The Supreme Court confirms the effectiveness of obligational sponsorship letters (again comfort letters ) and their interpretation as joint guarantee respect of those who enacted them. The rules of the game have changed and any society that "sponsor" to another entity, whether or not subsidiary, will be liable to third creditor whenever the letters imply an obligation to provide the sponsored.

Sponsorship letters, commonly known as comfort letters , are often used in the context of financing transactions, but are also granted other legal businesses. The recent judgment of the Civil Chamber of the Supreme Court on June 27, 2016, which is the subject of this brief commentary, is of particular interest to operators of any economic sector. It should begin by recalling the nature and operation.

Among the different forms of personally guarantee a legal business, it is very common that the debtor avails of its controlling shareholders or companies in the same group in order to (through these sponsorship letters) prove their solvency and, where appropriate, to ensure compliance with its obligations to the creditor. Depending on the content of these instruments, in light of the pronouncements of the Supreme Court (among others, of June 30, 2005, to February 13, 2007, to December 26, 2014 or January 29, 2015) fits distinguish those known as "weak" (containing mere recommendations or statements sponsor the creditor confidence, respect sponsored) and those called "strong" (which constitute obligations to deal with the creditor, recognized as joint guarantees).

In order to reiterate clearly and concisely the doctrine defended by the Supreme Court in its recent pronouncements on this matter so, the recent judgment reflects the requirements that, in general, must meet the letters of "strong" patronage: (i ) a clear and unambiguous intention of the sponsor to be bound (in this sense, the servery language is crucial), (ii) an acceptance of the debtor being sponsored by the sponsor (this usually translates normally to execute the requested funding) and (iii) the admission of any relational framework between the sponsor and the sponsored.

It is compared with the last requirement where the sentence is more innovative, confirming the doctrinal change. Until a few years ago, the Supreme Court required, so that a letter could be considered strong (and, consequently, to recognize their obligational content), the sponsor matrix outside the debtor. But this rigidity in the sponsor-debtor relations has dissipated over time and now, clearly and firmly, the High Court considers that it is sufficient that both parties (sponsor and debtor) express interest in the operation in question, regardless of the legal or business that relationship. Therefore, we can support any relational framework to justify the validity of self-interest, attribution or advantage for the sponsor.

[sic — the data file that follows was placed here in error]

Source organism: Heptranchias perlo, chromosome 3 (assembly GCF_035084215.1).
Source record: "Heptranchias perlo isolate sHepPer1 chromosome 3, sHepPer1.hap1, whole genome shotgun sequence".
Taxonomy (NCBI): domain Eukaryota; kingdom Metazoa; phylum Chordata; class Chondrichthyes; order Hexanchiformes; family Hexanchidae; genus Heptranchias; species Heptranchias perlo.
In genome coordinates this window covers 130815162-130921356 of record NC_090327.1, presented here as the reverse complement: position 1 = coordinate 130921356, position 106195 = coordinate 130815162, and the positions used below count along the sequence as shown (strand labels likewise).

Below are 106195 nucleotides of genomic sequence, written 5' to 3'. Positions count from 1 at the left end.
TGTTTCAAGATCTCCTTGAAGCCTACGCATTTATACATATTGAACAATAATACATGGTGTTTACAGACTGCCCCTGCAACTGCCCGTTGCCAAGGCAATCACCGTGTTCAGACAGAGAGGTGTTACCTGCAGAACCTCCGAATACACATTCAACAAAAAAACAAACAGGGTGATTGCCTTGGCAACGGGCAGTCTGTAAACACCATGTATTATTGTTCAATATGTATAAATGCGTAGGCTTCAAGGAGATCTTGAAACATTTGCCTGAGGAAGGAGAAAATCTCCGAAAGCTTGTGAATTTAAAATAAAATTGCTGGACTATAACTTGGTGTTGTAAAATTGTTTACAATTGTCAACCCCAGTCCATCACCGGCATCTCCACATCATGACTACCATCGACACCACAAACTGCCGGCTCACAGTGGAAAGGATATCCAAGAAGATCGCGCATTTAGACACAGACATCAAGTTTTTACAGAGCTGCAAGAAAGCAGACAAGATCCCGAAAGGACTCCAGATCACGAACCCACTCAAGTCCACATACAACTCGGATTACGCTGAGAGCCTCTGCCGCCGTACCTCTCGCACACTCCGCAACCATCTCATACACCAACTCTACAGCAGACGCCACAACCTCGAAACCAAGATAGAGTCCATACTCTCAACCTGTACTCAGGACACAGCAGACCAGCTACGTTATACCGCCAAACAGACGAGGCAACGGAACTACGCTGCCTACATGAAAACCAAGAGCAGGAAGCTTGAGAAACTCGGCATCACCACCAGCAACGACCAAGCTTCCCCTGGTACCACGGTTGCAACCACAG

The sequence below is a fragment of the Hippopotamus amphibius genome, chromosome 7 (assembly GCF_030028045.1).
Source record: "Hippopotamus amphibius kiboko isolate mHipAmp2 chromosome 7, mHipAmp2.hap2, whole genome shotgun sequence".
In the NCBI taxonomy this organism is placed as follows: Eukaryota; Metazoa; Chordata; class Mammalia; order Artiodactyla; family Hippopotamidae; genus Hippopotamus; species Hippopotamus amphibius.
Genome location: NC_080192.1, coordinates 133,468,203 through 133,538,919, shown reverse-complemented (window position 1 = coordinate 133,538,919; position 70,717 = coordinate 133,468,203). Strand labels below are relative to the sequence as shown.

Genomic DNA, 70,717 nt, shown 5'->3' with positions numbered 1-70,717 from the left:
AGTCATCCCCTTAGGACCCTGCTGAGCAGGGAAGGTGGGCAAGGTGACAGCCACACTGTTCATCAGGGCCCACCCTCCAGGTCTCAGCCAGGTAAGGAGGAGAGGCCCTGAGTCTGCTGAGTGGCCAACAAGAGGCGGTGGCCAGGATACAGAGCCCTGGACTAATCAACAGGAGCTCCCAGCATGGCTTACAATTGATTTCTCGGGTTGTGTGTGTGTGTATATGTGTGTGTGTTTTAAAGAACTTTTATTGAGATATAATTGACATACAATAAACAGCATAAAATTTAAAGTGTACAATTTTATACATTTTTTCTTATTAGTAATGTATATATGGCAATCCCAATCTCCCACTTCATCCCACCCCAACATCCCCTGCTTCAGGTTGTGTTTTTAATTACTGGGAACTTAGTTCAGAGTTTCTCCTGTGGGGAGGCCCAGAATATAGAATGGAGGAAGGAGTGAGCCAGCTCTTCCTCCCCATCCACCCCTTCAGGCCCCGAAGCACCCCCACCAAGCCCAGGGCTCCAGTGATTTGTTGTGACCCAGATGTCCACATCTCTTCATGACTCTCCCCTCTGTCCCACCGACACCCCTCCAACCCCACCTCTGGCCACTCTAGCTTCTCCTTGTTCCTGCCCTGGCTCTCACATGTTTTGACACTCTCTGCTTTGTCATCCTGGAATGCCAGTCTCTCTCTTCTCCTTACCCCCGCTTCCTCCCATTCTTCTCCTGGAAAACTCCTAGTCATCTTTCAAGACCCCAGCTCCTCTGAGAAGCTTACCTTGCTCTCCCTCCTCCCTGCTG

That said, it is common knowledge the dubious requirement of compliance with the obligations promised by the sponsors in sponsorship letters, provided they are not well written and has not been clear desire and intention of the sponsor to ensure and help the sponsored. That is, whenever we are faced with a written letter of vague and weak manner. Therefore, this fact strengthens the position of the sponsoring entities to avoid having to fulfill the obligations offered to the creditor. But, however, before a strong card, the position of the sponsors to avoid meeting their obligations is more than questionable, even in situations where the sponsor is not sponsored matrix. Thus, with the consolidation of the doctrine of the Supreme Court, the defense of the sponsoring entities seems more complicated.

On the other hand, it should also be noted the confirmation by the Supreme Court of solidarity nature of the obligations assumed by comfort letters , since not conceive the absence of such a character in obligations under commercial contracts that have been guaranteed. Once again (STS of 26 May 2004, among others), the statement provides arguments for the disputed specialty at this point of commercial law in relation to civil law.

In short, the ruling of the Supreme Court order of this commentary confirms the position of the High Court as to the interpretation of comfort letters strong concerns. The old, not less questioned, criteria resulted in only enforce the sponsors that were, in turn, matrices sponsored companies, their obligations to the creditor parties is history. Failure to maintain a legal parent-subsidiary relationship does not translate into an excuse not to be forced to face the responsibilities arising from breaches of the secured party.

This publication does not constitute professional advice or legal advice of the authors. This post was written by members of the Department of Corporate / M & A. For questions, contact Antonio Pino.

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